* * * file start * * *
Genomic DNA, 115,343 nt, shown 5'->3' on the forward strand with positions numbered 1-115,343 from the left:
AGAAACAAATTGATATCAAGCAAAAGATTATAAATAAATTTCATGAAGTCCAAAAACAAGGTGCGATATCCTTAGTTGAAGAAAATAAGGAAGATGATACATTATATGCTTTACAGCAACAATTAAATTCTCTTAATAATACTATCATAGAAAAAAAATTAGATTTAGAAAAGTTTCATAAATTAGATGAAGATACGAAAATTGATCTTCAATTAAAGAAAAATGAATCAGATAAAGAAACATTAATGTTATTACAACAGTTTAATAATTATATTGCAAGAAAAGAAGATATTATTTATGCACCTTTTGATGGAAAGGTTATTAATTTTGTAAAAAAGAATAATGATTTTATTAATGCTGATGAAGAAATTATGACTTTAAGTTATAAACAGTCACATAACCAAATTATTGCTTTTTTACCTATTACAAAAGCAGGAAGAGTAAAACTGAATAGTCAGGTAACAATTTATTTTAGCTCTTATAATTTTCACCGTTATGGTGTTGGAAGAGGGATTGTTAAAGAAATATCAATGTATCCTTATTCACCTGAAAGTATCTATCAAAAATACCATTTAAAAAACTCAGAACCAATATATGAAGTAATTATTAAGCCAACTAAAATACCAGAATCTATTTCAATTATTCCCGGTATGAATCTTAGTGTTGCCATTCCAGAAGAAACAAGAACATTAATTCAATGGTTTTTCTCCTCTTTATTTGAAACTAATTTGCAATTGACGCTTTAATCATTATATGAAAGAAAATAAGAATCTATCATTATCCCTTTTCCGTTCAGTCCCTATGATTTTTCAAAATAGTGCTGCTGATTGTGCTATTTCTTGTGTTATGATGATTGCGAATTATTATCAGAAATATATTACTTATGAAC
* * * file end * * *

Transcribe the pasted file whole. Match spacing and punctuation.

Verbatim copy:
Genomic DNA, 115,343 nt, shown 5'->3' on the forward strand with positions numbered 1-115,343 from the left:
AGAAACAAATTGATATCAAGCAAAAGATTATAAATAAATTTCATGAAGTCCAAAAACAAGGTGCGATATCCTTAGTTGAAGAAAATAAGGAAGATGATACATTATATGCTTTACAGCAACAATTAAATTCTCTTAATAATACTATCATAGAAAAAAAATTAGATTTAGAAAAGTTTCATAAATTAGATGAAGATACGAAAATTGATCTTCAATTAAAGAAAAATGAATCAGATAAAGAAACATTAATGTTATTACAACAGTTTAATAATTATATTGCAAGAAAAGAAGATATTATTTATGCACCTTTTGATGGAAAGGTTATTAATTTTGTAAAAAAGAATAATGATTTTATTAATGCTGATGAAGAAATTATGACTTTAAGTTATAAACAGTCACATAACCAAATTATTGCTTTTTTACCTATTACAAAAGCAGGAAGAGTAAAACTGAATAGTCAGGTAACAATTTATTTTAGCTCTTATAATTTTCACCGTTATGGTGTTGGAAGAGGGATTGTTAAAGAAATATCAATGTATCCTTATTCACCTGAAAGTATCTATCAAAAATACCATTTAAAAAACTCAGAACCAATATATGAAGTAATTATTAAGCCAACTAAAATACCAGAATCTATTTCAATTATTCCCGGTATGAATCTTAGTGTTGCCATTCCAGAAGAAACAAGAACATTAATTCAATGGTTTTTCTCCTCTTTATTTGAAACTAATTTGCAATTGACGCTTTAATCATTATATGAAAGAAAATAAGAATCTATCATTATCCCTTTTCCGTTCAGTCCCTATGATTTTTCAAAATAGTGCTGCTGATTGTGCTATTTCTTGTGTTATGATGATTGCGAATTATTATCAGAAATATATTACTTATGAAC